The Khayelitsha Project
Khayelitsha Then and Now
Khayelitsha is a township in Western Cape, South Africa, located on the Cape Flats in the City of Cape Town. It is the largest and fastest growing township in South Africa. Originally, it was established as an “apartheid dumping ground” in the mid 80’s as a part of the “Group Areas Act”. In the last ten years the population has risen from 400,000 to 2.4 million, 50% of which are under 19 years of age. Unemployment rate is 73%, with 70% living in shacks. 89% of homes are considered moderately to severely food insecure. The extreme poverty, coupled with poor community infrastructure, lead to immense crime rates, gangs, violence, drugs as well as other societal ills.
Khayelitsha is the murder capital of South Africa. Attempted murder increased by close to 30% in 2012/13. The Khayelitsha police say they deal with an average of four murders every weekend. During the 2011/12 and 2012/13 financial years, “policeable” crimes such as common and aggravated robberies, increased by 50% in the greater Khayelitsha area.
- SHACKS – The conditions of the shacks are pitiful; mostly made of timber and sheet metal. They are built very close together so fires are a constant problem and can spread quickly.
- SANITATION – Standpipes and toilet sanitary units provide only a small part of the squatter areas with the urgently needed services. Often there are occurring leakages in the system which are mostly only removed within 2 weeks, causing steady overflows in the streets. Poor sanitation can lead to the spread of disease. Many people get robbed while walking to communal toilets or to the bushes at night to relieve themselves.
- WATER/FOOD – More than half of the dwellings are left without any water. One in 3 people has to walk 200 meters or further just to access water. Food is sold between the shacks. Without cooling and constantly exposed to flies, the meat lies on bare tables in the scorching sun.
- INFRASTRUCTURE – Services are poor and public transport is limited. The lack of electricity leads to the illegal extension of existing electricity circuits and can be dangerous.
- OVERCROWDING/OVERPOPULATION – The settlement has a high population density and not enough resources to support the growing population. This, coupled with lack of security, provides perfect conditions for theft and robberies.
- COMPETITION FOR JOBS – Jobs are in short supply.
BE LIGHT IN THE DARKNESS AND JOIN THE STORY!
Phase One of The Khayelitsha Project
In the year leading up to the 2015 Comrades Marathon, Bob trained and raised support for each of the 56 miles that he would cover on May 31, 2015. The initial goal was to raise $2,000 per mile, totaling $112,000. The actual amount raised ending up exceeding that goal, totaling over $130,000.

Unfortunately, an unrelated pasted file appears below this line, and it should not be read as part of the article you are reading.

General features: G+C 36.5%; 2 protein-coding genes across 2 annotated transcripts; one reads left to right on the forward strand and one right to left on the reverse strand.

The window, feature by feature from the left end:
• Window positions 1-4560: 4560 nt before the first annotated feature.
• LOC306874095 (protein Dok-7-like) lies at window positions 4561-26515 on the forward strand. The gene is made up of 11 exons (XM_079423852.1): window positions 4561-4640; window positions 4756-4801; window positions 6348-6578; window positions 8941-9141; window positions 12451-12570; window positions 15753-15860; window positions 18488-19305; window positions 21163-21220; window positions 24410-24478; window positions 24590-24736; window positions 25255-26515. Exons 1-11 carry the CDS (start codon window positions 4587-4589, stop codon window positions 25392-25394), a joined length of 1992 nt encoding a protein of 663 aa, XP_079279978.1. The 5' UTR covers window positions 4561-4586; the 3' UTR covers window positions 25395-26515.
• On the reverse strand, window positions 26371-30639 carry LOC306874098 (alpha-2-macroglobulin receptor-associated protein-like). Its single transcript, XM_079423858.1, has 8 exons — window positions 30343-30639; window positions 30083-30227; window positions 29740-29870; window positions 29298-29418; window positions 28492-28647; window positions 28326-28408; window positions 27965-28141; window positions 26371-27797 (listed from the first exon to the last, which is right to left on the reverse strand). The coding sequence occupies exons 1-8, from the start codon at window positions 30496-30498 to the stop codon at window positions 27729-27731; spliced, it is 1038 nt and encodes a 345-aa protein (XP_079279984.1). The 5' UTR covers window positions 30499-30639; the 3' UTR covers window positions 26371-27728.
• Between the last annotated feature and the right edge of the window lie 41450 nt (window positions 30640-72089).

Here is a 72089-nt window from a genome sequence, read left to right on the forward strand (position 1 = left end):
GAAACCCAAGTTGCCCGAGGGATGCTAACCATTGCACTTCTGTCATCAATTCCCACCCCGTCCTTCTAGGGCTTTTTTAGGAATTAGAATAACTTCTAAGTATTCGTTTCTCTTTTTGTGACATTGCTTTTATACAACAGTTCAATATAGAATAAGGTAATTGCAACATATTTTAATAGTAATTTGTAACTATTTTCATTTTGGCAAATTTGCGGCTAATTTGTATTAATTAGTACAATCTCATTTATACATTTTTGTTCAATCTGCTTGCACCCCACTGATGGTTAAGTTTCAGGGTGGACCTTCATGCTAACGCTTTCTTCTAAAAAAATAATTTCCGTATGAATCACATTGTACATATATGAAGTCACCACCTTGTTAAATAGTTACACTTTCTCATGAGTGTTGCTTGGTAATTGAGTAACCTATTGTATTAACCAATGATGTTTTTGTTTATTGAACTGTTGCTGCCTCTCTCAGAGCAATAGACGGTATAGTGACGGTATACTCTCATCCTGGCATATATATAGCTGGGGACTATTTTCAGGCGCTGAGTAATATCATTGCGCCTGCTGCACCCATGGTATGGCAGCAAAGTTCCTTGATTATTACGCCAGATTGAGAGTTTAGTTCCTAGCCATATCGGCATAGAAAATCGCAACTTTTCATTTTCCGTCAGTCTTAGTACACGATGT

With these funds raised, we have been partnering with Cape Missions International to construct a Community Center in the heart of Khayelitsha. This center will house a church, clinic, pre-school and feeding center. Oversight of the center will be under the leadership of Pastor Victor Valayshia and his team.
In addition to the material project of the Community Center, we are collaborating with Celebrate Life South Africa to fund the Teach One to Lead One (T1L1) leadership development program. This proven program is aimed at raising up the next generation of leaders to reverse the downward spiral of poverty and injustice. To date, T1L1 has trained and certified mentors who are equipped and empowered to reach the at-risk youth for generations to come. They have engaged school administrators, educators and faith community leaders and have created an awareness of the need for the community to come together to be a solution center thru T1L1 for the challenges they face. T1L1 have also been translating their curriculum into Xhosa and Afrikan languages.
Phase Two of The Khayelitsha Project
We want to help further and expand the impact of the work in Khayelisha. This will include continued translation of the T1L1 curriculum into other languages, satellite sites and/or staffing to take things to the next level and bringing the T1L1 leadership development programs to many of the schools in the Khayelitsha area. Our desire is to partner in a way that is sustainable and healthy without creating a co-dependent relationship.
“We must recognize the power of the ‘ought’. It’s the power to change the world! We can’t just see the world in terms of how it is today, or we will always feel defeated. But when we see the world in terms of how things ought to be, we can dream for the impossible – and work to see it become reality.” – Max Kampelman
“I do not run like a man running aimlessly.” 1 Corinthians 9:26